Tyson Foods Inc., sign at Tyson headquarters in Springdale, Ark.

April L. Brown | AP

Tyson Foods will become one of the first Fortune 100 companies to stop using the nation’s traditional large pharmacy benefits managers, as it looks to cut spending on high-cost drugs.   

After putting its benefits contract up for bid, Tyson dropped CVS Health‘s Caremark and chose PBM startup Rightway to manage drug benefits for its 140,000 employees starting this year, the companies said Wednesday. Rightway guarantees it can save employers 15% on pharmacy costs by using a transparent model where it passes drug discounts to employers and plan members, while also providing concierge care to help employees find lower-cost alternatives like generics and biosimilars.

Tyson’s decision adds to an upheaval in the industry, as startups promising lower costs and transparency challenge the largest benefit managers, and pushed them to change their own business models. Tyson made the decision as it saw pharmacy costs soar.

“We were going anywhere between 12% to 14% increases for pharmacy — and on a $200 million spend that’s quite a bit. We found that the specialty (drug) component of our trends … were picking up a lot of the increase year over year,” said Renu Chhabra, Tyson vice president and head of global benefits.

When she tried to get answers on what was driving those trends from the company’s old pharmacy benefit manger, or PBM, Chhabra says she couldn’t get the kind of data she wanted.

“I wanted to look at Humira, and I wanted to see what the acquisition cost was. And then I wanted to understand what Tyson was paying for that; it was very difficult to get to those numbers,” she said. “Part of this was to really get a partner who can help us organize the information, make sure we understand how to manage specialty, and really looking at how to get the best net cost.”

A CVS spokesman told CNBC that while the company will no longer handle Tyson’s overall pharmacy benefits contract, it will continue to provide specialty drug pharmacy services in conjunction with Rightway.

“Our specialty pharmacy services support members managing high cost, complex conditions and typically represent over 50 percent of pharmacy benefit spend in the marketplace,” said CVS Caremark spokesman Phil Blando.

“Historically, we have provided Tyson Foods with significant transparency, including point of sale rebates for its members, a custom retail pharmacy network and unique utilization management strategies that resulted in flat trend over the last several years. Our most recent comprehensive bid would have exceeded the 15 percent savings rate claimed by a competitor and reported by a news outlet,” Blando said.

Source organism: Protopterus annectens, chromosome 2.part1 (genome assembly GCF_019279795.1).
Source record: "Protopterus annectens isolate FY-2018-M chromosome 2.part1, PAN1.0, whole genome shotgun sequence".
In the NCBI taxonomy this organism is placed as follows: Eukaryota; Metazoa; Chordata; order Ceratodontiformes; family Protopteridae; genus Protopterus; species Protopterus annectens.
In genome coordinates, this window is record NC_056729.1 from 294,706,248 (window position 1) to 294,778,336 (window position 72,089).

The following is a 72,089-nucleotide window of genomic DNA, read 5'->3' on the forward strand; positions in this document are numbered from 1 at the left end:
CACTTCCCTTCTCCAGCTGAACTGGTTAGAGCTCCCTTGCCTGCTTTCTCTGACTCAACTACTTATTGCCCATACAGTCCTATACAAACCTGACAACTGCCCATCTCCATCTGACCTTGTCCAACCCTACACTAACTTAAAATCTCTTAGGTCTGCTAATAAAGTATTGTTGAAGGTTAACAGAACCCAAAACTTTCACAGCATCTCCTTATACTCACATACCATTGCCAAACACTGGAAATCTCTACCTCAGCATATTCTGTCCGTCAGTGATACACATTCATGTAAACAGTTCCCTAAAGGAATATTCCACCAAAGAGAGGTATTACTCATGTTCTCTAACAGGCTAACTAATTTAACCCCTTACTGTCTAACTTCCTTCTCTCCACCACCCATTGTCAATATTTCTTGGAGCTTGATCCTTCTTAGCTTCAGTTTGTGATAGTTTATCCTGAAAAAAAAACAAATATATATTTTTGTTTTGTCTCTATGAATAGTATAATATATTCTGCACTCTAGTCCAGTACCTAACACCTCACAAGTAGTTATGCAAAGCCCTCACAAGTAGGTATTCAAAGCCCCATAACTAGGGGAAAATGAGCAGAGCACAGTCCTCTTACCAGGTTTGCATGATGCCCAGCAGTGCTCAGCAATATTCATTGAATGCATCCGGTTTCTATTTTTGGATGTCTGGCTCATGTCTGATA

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Choosing a transparent PBM startup

Most large employers work with the three biggest PBM players: CVS‘ Caremark, Cigna’s Evernorth and UnitedHealth Group’s OptumRx. By the end of 2022, those big three PBMs controlled nearly 80% of the pharmacy benefits market in the U.S., according to a Health Industries Research Center report.

The large players contend that they have the scale to save employers on drugs costs, by negotiating big rebates from drugmakers. But they have come under increasing scrutiny from Congress and regulators at the Federal Trade Commission over the lack of transparency into the way they negotiate those discounts, and how much of those savings they actually pass on to employers and patients.

Smaller PBMs like Rightway have marketed themselves as more transparent alternatives, without the conflicts of interest that the more vertically integrated players have.

“The traditional PBM model has operated on a taxi-meter type approach. The more drugs that your members are on, the higher cost drugs that your members are receiving, the more money PBMs have made or are making,” said Rightway co-founder and CEO Jordan Feldman. “We wanted to fundamentally re-architect what it meant to be a PBM … we don’t trap margin because we don’t retain rebates.”

New competition in the industry

Until now, the upstarts challenging the big PBMs have only won over small and medium-sized companies. Tyson is Rightway’s first employer with more than 100,000 workers; its previous biggest client had 10,000 employees.

University of Southern California economist Karen Van Nuys said if more large employers turn to alternatives PBM players, it could improve competition and bring costs down.

“If they’re presented with a broader variety of transparent options where they can actually kind of see and compare … across different PBM providers what it’s going to cost them — I think that enables all of them to make better decisions about which provider to use,” said Van Nuys, a senior fellow at the USC Schaeffer Center for Health Policy and Economics.

But Lawton Robert Burns, a professor at the University of Pennsylvania’s Wharton School, is not convinced that the movement toward greater price transparency will be a magic bullet that brings down drug prices.

“They’ve undertaken a lot of competitive strategies to try to deal with this. So, they’re responsive,” Burns said. “Whether or not that’s going to make a huge difference, I don’t know. All I know is that price transparency, in general, just hasn’t solved many of our problems.”

At Tyson, the biggest health problem it hopes to tackle in the year ahead with its new PBM is diabetes management, and finding the right balance when it comes to coverage for GLP-1, or glucagon-like peptide-1, weight loss drugs like Wegovy and Zepbound, which carry a list price of more than $1,000 per month.  

“In June we’ll make those decisions on how we want to treat that, but we have to balance cost with access to care,” said Chhabra. “This is one of the biggest reasons why we also chose Rightway — because we have a lot more flexibility … going forward to make those joint decisions.”

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